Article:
Lessons in Blockchain Startups: Finding Great Partners to Build With

Matt Cutler

By Matt Cutler in blockchain, usability, Case Study on September 26, 2019


We recently introduced our new Notify API for programmable real-time transaction notifications. This new API represents an exciting step forward for Blocknative's cycle of ideate, build, test, learn, and refine. And one thing I've learned in two decades of founding and running startups is that successful organizations are constantly searching for customers to say three magical words:

We want that!

This new development was only possible because we worked with a great partner — Pillar Wallet — who said those three magical words. Read on to learn how we identified the opportunity, what it took to build the API, and why it might matter to your blockchain-based business.

Why a Real-Time Transaction Notification API for Wallets?

Imagine my excitement after our first call with Drew Harding, the Chief Product Officer at Pillar. During the call, I ran through an end-to-end demo of our framework for Dapp developers — showcasing at least two dozen unique features... but Drew focused on one feature in particular: transaction notifications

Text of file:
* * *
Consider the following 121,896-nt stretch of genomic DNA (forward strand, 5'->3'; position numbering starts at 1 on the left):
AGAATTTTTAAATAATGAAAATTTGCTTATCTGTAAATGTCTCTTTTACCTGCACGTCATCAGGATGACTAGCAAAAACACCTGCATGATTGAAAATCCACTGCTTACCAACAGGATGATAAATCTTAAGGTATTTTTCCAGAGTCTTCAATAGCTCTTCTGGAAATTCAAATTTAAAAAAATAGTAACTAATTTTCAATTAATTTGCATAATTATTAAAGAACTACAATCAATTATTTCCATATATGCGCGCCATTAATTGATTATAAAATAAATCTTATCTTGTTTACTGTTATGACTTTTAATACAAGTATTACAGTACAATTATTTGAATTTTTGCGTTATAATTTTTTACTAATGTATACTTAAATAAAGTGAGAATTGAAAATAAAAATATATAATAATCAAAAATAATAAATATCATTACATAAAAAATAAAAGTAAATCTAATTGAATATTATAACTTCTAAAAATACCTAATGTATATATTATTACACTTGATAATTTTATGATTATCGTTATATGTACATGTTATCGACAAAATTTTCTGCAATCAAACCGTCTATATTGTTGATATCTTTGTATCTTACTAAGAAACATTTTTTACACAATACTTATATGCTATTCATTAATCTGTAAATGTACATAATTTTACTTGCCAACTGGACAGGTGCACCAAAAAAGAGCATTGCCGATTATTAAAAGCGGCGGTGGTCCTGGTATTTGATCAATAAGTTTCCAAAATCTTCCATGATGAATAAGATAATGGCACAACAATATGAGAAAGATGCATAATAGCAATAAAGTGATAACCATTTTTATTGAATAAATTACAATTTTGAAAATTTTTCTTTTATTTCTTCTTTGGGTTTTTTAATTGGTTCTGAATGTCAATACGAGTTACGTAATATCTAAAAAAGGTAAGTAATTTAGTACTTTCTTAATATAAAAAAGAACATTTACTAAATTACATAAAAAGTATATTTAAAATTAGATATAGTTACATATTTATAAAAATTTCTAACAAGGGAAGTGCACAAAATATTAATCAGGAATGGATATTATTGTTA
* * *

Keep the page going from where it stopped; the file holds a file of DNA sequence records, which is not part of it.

So when Drew shared that real-time transaction notifications were an area where he thought we could integrate with Pillar Wallet, I realized that this was a great opportunity and that the team had a lot of work to do. Why? 

  1. Integrating with a Wallet is an entirely different process than integrating with a Dapp.
  2. Because Pillar is a multi-asset wallet, we needed to detect transactions involving ERC-20 and ERC-721 tokens in addition to ETH – with more contracts, such as swaps, to follow.
  3. As strong proponents of great wallet UX, Pillar needed the ability to notify the user of both outbound and inbound transactions. So we needed to extend our node monitors to track specific addresses in addition to transaction hashes.
  4. Pillar was already hard at work building their next-generation wallet platform, which involves a transition to a smart contract wallet architecture. So, in addition to their current installed base of non-custodial private-key wallets, we needed to add support for smart contract wallets.
  5. As part of their next-generation platform, Pillar is also incorporating payment channels via the Abridged SDK. We needed to add support for state channels in general and payment channels specifically. 
  6. Because Pillar is a native smartphone app, they control the entire UX. So everything above needed to be provided via a lightweight API whereby they let us know what they care about and we emit events describing every state change for every transaction related to everything they care about.
  7. Because Pillar serves a global user base, our API needs to be highly available. This requires new levels of operational redundancy, which increases technical complexity.